Acute oxalate nephropathy following kidney transplantation: report of three cases

Diana Taheri, Alaleh Gheissari, Pooria Shaabani, Seyed Reza Tabibian, Mojgan Mortazavi, Shiva Seirafian, Alireza Merrikhi, Mehdi Fesharakizadeh, Shahaboddin Dolatkhah


Calcium oxalate (CaOx) crystal deposition is a common finding immediately after kidney transplantation. However, small depositions of CaOx could be benign while extensive depositions lead to poor graft outcome. Here we report three cases with end-stage renal disease (ESRD), bilateral nephrolithiasis, and unknown diagnosis of primary hyperoxaluria (PH) who underwent a renal transplant and experienced an early-onset graft failure. Although an acute rejection was suspected, renal allograft biopsies and subsequent allograft nephrectomies showed extensive CaOx deposition, which raised a suspicion of PH. Even though increased urinary excretion of CaOx was found in all patients, this diagnosis could be confirmed with further tests including genetic study and metabolic assay.In conclusion, massive CaOx deposition in kidney allograft is an important cause of poor allograft survival and needs special management. Furthermore, our cases suggest patients with ESRD and a history of nephrolithiasis should be screened for elevated urinary oxalate excretion and rule out of PH.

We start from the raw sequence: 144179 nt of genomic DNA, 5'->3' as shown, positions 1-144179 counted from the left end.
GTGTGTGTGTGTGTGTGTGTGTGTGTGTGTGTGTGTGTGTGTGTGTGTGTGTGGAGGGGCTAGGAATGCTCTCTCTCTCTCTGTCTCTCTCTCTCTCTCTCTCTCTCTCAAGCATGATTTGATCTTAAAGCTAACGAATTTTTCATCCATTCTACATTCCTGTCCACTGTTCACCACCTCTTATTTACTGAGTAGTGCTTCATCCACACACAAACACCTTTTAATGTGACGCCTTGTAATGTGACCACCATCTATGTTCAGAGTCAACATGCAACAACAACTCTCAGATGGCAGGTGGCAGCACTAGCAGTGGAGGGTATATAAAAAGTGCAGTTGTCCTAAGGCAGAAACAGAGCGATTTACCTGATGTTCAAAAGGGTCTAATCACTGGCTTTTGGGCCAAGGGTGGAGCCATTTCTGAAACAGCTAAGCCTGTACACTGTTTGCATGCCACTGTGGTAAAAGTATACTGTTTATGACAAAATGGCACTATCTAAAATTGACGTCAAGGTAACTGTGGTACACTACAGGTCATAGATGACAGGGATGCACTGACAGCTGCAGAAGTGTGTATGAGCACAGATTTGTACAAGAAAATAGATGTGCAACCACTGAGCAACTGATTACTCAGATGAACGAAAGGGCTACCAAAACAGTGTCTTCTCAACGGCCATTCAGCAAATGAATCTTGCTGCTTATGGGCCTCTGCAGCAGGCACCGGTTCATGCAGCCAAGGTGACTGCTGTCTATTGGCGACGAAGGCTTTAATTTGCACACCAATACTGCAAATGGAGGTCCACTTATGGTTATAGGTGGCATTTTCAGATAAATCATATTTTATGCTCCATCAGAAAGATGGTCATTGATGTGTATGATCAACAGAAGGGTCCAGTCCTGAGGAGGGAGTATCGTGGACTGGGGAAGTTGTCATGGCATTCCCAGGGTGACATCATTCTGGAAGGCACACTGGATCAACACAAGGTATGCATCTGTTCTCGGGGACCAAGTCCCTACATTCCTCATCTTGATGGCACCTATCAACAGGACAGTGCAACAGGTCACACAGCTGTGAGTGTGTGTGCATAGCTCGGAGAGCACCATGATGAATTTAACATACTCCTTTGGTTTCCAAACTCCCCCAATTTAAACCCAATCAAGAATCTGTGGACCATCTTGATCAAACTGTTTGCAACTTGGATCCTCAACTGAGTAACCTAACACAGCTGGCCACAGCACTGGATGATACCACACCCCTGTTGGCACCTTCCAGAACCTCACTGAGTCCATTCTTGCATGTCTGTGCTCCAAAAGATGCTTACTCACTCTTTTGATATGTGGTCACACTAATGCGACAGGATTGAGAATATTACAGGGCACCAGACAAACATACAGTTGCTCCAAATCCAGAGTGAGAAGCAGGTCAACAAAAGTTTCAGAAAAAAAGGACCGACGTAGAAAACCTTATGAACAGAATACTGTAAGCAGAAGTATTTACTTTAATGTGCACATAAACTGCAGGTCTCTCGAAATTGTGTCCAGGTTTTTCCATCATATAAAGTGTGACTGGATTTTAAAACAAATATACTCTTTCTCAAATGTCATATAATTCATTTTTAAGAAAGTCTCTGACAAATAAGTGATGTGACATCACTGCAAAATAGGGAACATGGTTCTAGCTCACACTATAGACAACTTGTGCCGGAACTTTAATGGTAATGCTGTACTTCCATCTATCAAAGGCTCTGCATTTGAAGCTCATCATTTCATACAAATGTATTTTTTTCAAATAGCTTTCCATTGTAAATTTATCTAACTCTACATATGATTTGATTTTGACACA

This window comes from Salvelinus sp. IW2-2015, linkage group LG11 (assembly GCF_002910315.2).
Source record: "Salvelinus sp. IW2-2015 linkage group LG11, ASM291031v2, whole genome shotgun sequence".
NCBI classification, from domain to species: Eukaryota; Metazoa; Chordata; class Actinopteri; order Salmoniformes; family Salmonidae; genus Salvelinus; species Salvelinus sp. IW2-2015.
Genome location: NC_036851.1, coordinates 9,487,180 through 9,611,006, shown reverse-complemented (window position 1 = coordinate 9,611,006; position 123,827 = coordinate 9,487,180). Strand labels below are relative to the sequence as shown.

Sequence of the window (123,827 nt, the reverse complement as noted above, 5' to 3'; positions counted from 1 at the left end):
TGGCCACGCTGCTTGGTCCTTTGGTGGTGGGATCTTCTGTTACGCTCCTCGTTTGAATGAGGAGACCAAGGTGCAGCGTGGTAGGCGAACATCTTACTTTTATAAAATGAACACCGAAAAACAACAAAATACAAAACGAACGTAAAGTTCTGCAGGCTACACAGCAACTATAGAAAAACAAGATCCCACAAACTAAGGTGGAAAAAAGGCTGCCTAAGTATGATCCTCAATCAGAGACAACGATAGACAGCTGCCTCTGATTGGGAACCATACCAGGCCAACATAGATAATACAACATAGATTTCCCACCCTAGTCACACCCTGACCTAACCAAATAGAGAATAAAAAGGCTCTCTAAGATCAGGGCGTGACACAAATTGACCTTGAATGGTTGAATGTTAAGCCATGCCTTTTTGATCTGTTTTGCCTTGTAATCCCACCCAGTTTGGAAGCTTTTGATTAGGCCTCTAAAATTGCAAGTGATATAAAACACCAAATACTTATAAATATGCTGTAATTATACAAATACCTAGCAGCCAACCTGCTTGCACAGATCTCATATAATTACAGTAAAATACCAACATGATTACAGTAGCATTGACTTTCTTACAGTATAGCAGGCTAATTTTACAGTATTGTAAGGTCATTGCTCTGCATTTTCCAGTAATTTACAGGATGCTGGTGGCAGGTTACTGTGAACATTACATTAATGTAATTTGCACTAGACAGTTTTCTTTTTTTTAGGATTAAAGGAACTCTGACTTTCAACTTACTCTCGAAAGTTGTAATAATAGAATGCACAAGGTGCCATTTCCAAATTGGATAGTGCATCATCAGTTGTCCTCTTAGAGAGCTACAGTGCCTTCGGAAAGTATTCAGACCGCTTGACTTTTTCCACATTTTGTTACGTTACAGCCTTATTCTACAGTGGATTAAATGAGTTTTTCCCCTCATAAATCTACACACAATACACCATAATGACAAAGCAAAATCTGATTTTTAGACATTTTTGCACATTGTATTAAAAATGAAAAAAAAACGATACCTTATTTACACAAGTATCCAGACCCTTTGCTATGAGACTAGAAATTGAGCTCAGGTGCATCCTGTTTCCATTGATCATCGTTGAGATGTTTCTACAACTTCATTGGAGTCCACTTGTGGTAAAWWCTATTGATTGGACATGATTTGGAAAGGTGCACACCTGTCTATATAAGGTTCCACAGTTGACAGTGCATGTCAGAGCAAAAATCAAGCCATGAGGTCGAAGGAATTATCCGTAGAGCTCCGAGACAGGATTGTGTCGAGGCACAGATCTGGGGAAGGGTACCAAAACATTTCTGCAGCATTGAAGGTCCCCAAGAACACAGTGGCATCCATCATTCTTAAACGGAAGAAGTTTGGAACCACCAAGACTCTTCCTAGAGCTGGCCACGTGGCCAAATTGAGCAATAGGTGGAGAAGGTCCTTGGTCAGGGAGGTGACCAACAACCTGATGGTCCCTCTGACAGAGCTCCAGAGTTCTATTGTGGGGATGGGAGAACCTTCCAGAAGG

Key words: Acute oxalate nephropathy, calcium oxalate deposition, kidney transplantation, nephrocalcinosis, primary hyperoxaluria

Full Text: